Crockett Johnson and Ruth Krauss: Chris Ware’s cover

Front cover by Chris Ware for: Crockett Johnson and Ruth Krauss: How an Unlikely Couple Found Love, Dodged the FBI, and Transformed Children's Literature (forthcoming from UP Mississippi, Sept. 2012)

Graphic genius Chris Ware designed the cover for my Crockett Johnson and Ruth Krauss: How an Unlikely Couple Found Love, Dodged the FBI, and Transformed Children’s Literature (due this September from the University Press of Mississippi). The front cover is above.  The full, wrap-around cover is below.  Click on it for a larger image.  Trust me: you’ll really want to see all of the detail.  It’s beautiful.  It’s perfect.  I’ve never been happier about one of my book covers.  And for those keeping count, there are six previous books (two co-edited), all of which have striking covers.  The other designers were no slouches.

But Chris Ware is a genius. And no, I am not overusing that word.  But, yes, perhaps we should add a few more words to describe the cover itself. Clever. Detailed. Vivid. Art.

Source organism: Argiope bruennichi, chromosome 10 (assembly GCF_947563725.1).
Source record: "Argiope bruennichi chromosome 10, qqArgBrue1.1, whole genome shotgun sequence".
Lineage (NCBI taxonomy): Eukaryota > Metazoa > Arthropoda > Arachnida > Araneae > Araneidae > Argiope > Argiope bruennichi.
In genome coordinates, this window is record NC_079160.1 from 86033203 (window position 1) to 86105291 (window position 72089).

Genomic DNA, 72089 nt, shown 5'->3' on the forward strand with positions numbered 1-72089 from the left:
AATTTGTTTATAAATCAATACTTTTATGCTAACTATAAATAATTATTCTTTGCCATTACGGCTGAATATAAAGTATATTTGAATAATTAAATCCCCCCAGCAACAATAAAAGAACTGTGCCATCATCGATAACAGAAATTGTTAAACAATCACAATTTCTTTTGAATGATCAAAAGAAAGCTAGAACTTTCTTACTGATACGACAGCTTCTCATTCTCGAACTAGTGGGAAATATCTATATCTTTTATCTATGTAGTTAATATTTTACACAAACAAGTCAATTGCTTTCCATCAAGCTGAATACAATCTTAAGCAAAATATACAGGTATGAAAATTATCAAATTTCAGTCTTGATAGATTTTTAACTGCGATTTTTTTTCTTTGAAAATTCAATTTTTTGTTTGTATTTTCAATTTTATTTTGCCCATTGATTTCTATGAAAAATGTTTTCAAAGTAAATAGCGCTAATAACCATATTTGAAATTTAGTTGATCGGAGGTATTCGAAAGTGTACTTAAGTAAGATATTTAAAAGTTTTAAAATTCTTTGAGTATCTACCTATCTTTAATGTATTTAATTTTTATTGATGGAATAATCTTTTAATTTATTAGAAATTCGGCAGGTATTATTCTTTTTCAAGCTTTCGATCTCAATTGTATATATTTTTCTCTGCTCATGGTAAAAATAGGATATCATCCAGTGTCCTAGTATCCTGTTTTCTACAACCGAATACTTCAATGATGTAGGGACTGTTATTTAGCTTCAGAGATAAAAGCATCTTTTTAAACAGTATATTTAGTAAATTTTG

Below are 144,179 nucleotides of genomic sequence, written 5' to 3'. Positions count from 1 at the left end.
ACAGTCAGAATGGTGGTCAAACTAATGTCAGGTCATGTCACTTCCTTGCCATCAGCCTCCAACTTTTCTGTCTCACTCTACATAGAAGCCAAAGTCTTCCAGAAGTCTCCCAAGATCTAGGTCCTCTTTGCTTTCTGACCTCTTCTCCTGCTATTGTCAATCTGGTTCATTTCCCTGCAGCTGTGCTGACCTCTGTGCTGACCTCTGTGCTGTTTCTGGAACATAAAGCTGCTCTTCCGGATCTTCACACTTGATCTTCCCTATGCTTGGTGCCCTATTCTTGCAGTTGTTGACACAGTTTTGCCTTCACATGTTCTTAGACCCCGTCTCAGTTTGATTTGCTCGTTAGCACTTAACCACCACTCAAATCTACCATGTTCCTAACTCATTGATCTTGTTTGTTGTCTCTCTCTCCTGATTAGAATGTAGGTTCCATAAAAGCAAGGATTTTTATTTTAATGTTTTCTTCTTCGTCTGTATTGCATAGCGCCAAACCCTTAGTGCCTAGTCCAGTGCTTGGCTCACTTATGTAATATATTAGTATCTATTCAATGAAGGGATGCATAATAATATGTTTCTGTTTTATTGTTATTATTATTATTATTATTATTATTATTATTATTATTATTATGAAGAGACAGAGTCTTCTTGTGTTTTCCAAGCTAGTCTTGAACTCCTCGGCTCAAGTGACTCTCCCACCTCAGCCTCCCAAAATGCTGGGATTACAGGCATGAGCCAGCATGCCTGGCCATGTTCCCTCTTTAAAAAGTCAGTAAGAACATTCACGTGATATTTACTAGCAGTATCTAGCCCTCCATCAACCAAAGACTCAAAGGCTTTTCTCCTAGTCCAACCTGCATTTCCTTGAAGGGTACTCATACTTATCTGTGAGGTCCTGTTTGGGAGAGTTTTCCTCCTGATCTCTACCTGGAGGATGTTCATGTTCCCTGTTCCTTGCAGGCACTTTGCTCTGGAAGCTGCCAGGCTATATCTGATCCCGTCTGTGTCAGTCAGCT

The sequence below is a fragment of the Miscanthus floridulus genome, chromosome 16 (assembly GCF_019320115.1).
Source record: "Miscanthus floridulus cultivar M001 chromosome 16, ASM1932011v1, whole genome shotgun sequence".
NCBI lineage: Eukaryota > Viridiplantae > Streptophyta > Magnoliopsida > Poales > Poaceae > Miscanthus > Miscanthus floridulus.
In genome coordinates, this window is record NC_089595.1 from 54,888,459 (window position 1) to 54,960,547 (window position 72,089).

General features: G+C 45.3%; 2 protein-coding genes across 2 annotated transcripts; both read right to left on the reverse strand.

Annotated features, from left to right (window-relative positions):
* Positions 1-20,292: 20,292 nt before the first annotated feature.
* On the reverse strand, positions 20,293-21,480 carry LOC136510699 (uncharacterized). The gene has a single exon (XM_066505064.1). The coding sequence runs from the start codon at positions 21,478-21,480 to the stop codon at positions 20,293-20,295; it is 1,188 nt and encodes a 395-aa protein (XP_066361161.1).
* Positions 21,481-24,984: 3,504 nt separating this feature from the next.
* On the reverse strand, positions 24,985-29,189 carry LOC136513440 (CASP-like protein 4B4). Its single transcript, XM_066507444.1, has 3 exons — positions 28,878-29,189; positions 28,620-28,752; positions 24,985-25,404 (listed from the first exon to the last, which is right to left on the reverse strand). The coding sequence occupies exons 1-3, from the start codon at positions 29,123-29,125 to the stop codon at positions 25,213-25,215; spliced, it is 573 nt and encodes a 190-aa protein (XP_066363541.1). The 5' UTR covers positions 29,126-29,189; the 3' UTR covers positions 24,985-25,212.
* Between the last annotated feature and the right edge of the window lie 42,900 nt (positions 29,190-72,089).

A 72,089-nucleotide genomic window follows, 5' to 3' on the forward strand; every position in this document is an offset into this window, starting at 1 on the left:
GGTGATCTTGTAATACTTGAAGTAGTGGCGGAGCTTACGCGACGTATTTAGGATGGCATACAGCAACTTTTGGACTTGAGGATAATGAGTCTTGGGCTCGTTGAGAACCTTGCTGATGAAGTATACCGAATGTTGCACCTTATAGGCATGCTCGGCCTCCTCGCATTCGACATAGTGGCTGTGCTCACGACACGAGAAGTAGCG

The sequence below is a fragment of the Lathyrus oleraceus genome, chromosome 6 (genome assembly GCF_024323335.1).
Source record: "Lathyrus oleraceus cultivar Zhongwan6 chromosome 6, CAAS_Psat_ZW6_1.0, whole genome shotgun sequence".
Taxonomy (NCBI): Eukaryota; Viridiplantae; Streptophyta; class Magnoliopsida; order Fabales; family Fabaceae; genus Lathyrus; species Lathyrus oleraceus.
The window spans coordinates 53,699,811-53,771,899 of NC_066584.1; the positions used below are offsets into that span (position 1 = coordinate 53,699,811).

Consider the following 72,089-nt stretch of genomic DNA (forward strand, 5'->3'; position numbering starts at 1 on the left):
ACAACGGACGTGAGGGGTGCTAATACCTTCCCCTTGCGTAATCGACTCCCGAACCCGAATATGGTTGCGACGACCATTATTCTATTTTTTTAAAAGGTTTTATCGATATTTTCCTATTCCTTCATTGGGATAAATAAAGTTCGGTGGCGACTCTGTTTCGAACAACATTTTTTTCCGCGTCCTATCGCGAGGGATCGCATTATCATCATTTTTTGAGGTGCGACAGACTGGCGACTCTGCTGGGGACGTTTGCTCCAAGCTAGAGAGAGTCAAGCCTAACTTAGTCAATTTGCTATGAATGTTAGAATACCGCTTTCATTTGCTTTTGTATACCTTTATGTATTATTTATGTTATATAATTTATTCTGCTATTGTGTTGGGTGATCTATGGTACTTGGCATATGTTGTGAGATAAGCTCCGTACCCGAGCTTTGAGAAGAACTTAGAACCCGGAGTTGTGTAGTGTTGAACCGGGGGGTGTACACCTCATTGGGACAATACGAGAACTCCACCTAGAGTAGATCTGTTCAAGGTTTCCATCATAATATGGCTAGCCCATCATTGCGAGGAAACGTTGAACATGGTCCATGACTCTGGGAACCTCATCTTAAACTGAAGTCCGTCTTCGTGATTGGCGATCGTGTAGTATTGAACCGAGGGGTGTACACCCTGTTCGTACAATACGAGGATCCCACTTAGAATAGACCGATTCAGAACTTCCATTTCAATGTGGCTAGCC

Full, wrap-around cover by Chris Ware for: Crockett Johnson and Ruth Krauss: How an Unlikely Couple Found Love, Dodged the FBI, and Transformed Children's Literature (forthcoming from UP Mississippi, Sept. 2012)

He’s done the cover in the style of Crockett Johnson.  In the case of the girl dancing above Krauss’s typewriter, it’s Mary Blair filtered through a Crockett Johnson aesthetic; for the boy sliding own her back, it’s Maurice Sendak filtered through Johnson. (The girl is from Krauss‘s I Can Fly, illustrated by Blair; the boy is from her A Hole is to Dig, illustrated by Sendak.)  Finally, Ware transforms all of these styles into something uniquely his own.

Fans of Johnson and Krauss: Are you getting all of the references here?  Would you like some help?  I could fully annotate this cover, but I wonder if that would detract from the pleasure of exploring it yourself.  The academic in me wants to proceed with the annotations, but the art lover wants to stay silent, so that your eyes can linger on Ware’s art, looking slowly, experiencing it on its own terms.  And… the art lover wins.  (No annotations.)  Enjoy!

And: Thank you, Chris Ware!

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